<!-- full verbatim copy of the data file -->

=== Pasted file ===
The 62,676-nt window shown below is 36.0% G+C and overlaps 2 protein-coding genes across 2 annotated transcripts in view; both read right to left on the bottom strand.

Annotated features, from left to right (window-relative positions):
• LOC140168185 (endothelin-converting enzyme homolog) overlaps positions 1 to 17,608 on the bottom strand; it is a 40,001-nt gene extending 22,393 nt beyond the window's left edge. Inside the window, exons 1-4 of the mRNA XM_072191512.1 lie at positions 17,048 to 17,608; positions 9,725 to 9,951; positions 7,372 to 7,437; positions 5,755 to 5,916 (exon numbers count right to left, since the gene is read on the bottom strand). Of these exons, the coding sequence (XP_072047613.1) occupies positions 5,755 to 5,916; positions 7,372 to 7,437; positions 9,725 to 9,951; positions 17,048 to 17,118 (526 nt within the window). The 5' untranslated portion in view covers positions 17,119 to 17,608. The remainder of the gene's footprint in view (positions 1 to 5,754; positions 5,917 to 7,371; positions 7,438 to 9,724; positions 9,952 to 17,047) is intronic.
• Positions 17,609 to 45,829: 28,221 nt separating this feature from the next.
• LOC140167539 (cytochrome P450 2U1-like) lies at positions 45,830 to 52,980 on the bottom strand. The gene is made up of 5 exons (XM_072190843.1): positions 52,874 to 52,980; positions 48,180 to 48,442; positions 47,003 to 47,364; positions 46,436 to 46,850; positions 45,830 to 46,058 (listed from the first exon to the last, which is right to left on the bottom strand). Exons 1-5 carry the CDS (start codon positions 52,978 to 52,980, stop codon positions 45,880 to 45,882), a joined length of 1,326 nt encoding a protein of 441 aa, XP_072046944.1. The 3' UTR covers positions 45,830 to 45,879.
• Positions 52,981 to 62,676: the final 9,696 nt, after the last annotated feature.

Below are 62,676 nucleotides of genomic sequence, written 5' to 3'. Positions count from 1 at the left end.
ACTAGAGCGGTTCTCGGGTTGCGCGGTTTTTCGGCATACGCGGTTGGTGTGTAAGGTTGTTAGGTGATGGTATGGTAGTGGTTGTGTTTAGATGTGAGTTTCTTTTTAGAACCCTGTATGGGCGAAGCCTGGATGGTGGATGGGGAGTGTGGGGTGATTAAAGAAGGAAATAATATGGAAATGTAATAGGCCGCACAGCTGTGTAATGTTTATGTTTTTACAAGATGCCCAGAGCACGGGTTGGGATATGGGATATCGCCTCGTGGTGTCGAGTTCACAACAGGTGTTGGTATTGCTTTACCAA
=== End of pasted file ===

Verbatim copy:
The 62,676-nt window shown below is 36.0% G+C and overlaps 2 protein-coding genes across 2 annotated transcripts in view; both read right to left on the bottom strand.

Annotated features, from left to right (window-relative positions):
• LOC140168185 (endothelin-converting enzyme homolog) overlaps positions 1 to 17,608 on the bottom strand; it is a 40,001-nt gene extending 22,393 nt beyond the window's left edge. Inside the window, exons 1-4 of the mRNA XM_072191512.1 lie at positions 17,048 to 17,608; positions 9,725 to 9,951; positions 7,372 to 7,437; positions 5,755 to 5,916 (exon numbers count right to left, since the gene is read on the bottom strand). Of these exons, the coding sequence (XP_072047613.1) occupies positions 5,755 to 5,916; positions 7,372 to 7,437; positions 9,725 to 9,951; positions 17,048 to 17,118 (526 nt within the window). The 5' untranslated portion in view covers positions 17,119 to 17,608. The remainder of the gene's footprint in view (positions 1 to 5,754; positions 5,917 to 7,371; positions 7,438 to 9,724; positions 9,952 to 17,047) is intronic.
• Positions 17,609 to 45,829: 28,221 nt separating this feature from the next.
• LOC140167539 (cytochrome P450 2U1-like) lies at positions 45,830 to 52,980 on the bottom strand. The gene is made up of 5 exons (XM_072190843.1): positions 52,874 to 52,980; positions 48,180 to 48,442; positions 47,003 to 47,364; positions 46,436 to 46,850; positions 45,830 to 46,058 (listed from the first exon to the last, which is right to left on the bottom strand). Exons 1-5 carry the CDS (start codon positions 52,978 to 52,980, stop codon positions 45,880 to 45,882), a joined length of 1,326 nt encoding a protein of 441 aa, XP_072046944.1. The 3' UTR covers positions 45,830 to 45,879.
• Positions 52,981 to 62,676: the final 9,696 nt, after the last annotated feature.

Below are 62,676 nucleotides of genomic sequence, written 5' to 3'. Positions count from 1 at the left end.
ACTAGAGCGGTTCTCGGGTTGCGCGGTTTTTCGGCATACGCGGTTGGTGTGTAAGGTTGTTAGGTGATGGTATGGTAGTGGTTGTGTTTAGATGTGAGTTTCTTTTTAGAACCCTGTATGGGCGAAGCCTGGATGGTGGATGGGGAGTGTGGGGTGATTAAAGAAGGAAATAATATGGAAATGTAATAGGCCGCACAGCTGTGTAATGTTTATGTTTTTACAAGATGCCCAGAGCACGGGTTGGGATATGGGATATCGCCTCGTGGTGTCGAGTTCACAACAGGTGTTGGTATTGCTTTACCAA